Another topic that hasn’t been thoroughly discussed by the synod, even though it was in the pre-summit document, are the effects of war and immigration on families.
Talking to Catholic News Service Oct. 6, Cardinal Luis Antonio Tagle of the Philippines said he wanted the pastoral care of divorced and civilly remarried couples to be debated openly and with goodwill.
But he said his hope was that the bishops would consider the impact of poverty and migration on families and other issues that help or hinder family life.
“One dramatic effect of poverty is migration. De facto, there is separation of couples and separation of parents from their children, but not because they could not stand each, not because there is a breakdown in communication, not because of conflicts,” Tagle said.
According to the United Nations Immigration Agency, by the end of the year, 700,000 people will have asked for asylum in the industrialized countries.
In 2012, the US Department of Homeland Security declared that the United States had more than 11 million illegal immigrants.
During a press conference Oct. 11, Irish Archbishop Diarmuid Martin admitted that the prelates hadn’t come up with any ideas on what to do about this issue.
Another issue that was virtually forgotten by the two working documents is the elderly, one of the few aspects of the family life Pope Francis has spoken about in the past 3 months.
Pope Francis has mentioned the elderly during some of his daily Masses, when addressing church officials or diplomats, and during his trip to Rio de Janeiro, denouncing a “throwaway culture” attitude toward older people.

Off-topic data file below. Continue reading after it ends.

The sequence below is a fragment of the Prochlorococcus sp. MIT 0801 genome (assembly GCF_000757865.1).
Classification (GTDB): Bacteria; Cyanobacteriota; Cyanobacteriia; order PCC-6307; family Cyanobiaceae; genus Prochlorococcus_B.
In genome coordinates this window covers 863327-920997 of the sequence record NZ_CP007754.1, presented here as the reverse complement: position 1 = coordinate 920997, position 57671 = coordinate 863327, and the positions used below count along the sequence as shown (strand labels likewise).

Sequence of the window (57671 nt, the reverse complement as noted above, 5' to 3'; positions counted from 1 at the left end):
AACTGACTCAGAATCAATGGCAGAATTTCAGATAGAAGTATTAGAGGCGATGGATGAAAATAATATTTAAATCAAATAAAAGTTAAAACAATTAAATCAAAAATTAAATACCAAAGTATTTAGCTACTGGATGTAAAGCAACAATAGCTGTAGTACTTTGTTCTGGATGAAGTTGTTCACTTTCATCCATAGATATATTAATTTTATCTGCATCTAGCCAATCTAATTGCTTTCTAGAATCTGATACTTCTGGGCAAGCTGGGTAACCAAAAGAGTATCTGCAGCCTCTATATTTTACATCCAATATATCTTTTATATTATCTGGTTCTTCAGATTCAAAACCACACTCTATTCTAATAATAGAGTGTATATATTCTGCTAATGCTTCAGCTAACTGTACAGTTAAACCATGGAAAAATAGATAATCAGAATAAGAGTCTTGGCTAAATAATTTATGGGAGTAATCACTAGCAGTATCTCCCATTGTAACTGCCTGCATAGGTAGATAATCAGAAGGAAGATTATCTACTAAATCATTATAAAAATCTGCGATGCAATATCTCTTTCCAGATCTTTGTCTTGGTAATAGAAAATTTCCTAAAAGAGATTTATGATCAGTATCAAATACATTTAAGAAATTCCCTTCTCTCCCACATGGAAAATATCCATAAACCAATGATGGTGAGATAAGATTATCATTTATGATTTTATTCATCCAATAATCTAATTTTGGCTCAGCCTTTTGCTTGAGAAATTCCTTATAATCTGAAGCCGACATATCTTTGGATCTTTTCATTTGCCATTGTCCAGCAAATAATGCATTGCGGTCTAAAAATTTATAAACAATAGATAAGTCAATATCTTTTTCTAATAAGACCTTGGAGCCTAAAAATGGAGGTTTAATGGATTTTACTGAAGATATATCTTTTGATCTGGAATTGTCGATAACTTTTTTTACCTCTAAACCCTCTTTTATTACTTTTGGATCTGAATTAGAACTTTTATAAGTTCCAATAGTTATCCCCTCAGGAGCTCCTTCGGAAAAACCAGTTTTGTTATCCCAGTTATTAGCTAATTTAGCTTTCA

On Sept. 28, he headed a celebration of the elderly in the Vatican where he said, “Violence against the elderly is as inhuman as that against children.”
Clergy sexual abuse, the source of suffering and disruption for many families, has been barely discussed, according to Ireland’s Martin.
Martin is seen as a leading reformer on the clerical sexual abuse scandals that have rocked the Church in many parts of the world.
When asked if that topic has come up in the synod, Martin said that a number of bishops “have mentioned it in passing, how it’s made things more difficult for the Church in the task of evangelization on marriage and the family.”
“Obviously in certain countries, the scandals have had an impact on the effectiveness of the Church’s catechism on marriage and the family,” Martin said.
The final report
The final document of the Synod of Bishops is being written by Hungarian Cardinal Péter Erdő, general relator of the summit; Italian Archbishop Bruno Forte, the synod’s special secretary, and Cardinal Lorenzo Baldisseri, head of the Vatican’s office for the synod of bishops. It is expected to be presented early next week.
Eight other synod members, with at least one representative from each continent, were additionally assigned to the document’s drafting committee, including Washington Cardinal Donald W. Wuerl.
The Extraordinary Synod of Bishops that is now coming to an end was called by Pope Francis to lay the groundwork for a year-long discussion to be held by local churches around the world.
The bishops will meet again in October, 2015 to discuss the family and to present a more definitive document to the pontiff. It will up to Francis to decide what to do with the advice.